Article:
• If you are having an operation or any treatment or tests (particularly if it is to test for an allergy), tell the person due to carry out the treatment that you are taking an antihistamine. This is because you may be advised to stop taking hydroxyzine for a short while before some allergy tests.
  • Hydroxyzine may cause some people's skin to become more sensitive to sunlight than normal. Use a sunscreen that protects against UVA light and has a sun protection factor (SPF) of at least 15, especially in strong sunlight or until you know how your skin reacts. Do not use sunbeds.
  • If you buy any medicines, check with a pharmacist that they are safe to take with an antihistamine. This is because a number of other medicines can interfere with the way hydroxyzine works and can increase the risk of side-effects.

Along with their useful effects, most medicines can cause unwanted side-effects although not everyone experiences them. The table below contains the most common ones associated with hydroxyzine. You will find a full list in the manufacturer's information leaflet supplied with your medicine. The unwanted effects often improve as your body adjusts to the new medicine, but speak with your doctor or pharmacist if any continue or become troublesome.

Hydroxyzine side-effects What can I do if I experience this?
Feeling dizzy or sleepy, and blurred vision Do not drive or use tools or machines. Do not drink alcohol
Headache Ask your pharmacist to recommend a suitable painkiller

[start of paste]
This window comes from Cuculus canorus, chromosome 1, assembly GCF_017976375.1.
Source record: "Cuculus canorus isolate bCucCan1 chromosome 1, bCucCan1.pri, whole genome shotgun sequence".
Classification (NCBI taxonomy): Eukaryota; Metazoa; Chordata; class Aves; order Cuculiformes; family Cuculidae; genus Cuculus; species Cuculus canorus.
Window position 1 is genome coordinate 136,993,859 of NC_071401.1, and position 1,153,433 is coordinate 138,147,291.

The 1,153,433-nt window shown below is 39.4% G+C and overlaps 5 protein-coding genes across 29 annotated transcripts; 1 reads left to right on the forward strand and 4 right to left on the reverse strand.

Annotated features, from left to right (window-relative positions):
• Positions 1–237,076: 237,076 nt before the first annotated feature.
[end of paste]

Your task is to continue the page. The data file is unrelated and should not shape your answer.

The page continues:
Dry mouth Try sucking sugar-free sweets or chewing sugar-free gum
Difficulty passing urine Speak with your doctor if this becomes troublesome
Stomach upset Stick to simple meals - avoid rich or spicy foods

If you experience any other symptoms which you think may be due to this medicine, speak with your doctor or pharmacist for further advice.

  • Keep all medicines out of the reach and sight of children.
  • Store in a cool, dry place, away from direct heat and light.

Never take more than the prescribed dose. If you suspect that you or someone else might have taken an overdose of this medicine, go to the accident and emergency department of your local hospital. Take the container with you, even if it is empty.

This medicine is for you. Never give it to other people even if their condition appears to be the same as yours.

Do not keep out-of-date or unwanted medicines. Take them to your local pharmacy which will dispose of them for you.

If you have any questions about this medicine ask your pharmacist.

Further reading & references

  • Manufacturer's PIL, Atarax® Tablets; Alliance Pharmaceuticals, The electronic Medicines Compendium. Dated November 2012.
  • British National Formulary; 66th Edition (September 2013) British Medical Association and Royal Pharmaceutical Society of Great Britain, London

Disclaimer: This article is for information only and should not be used for the diagnosis or treatment of medical conditions. EMIS has used all reasonable care in compiling the information but make no warranty as to its accuracy. Consult a doctor or other health care professional for diagnosis and treatment of medical conditions. For details see our conditions.

Original Author:
Helen Allen
Current Version:
Peer Reviewer:
Prof Cathy Jackson
Document ID:
3878 (v24)
Last Checked:
18/02/2014
Next Review:
17/02/2017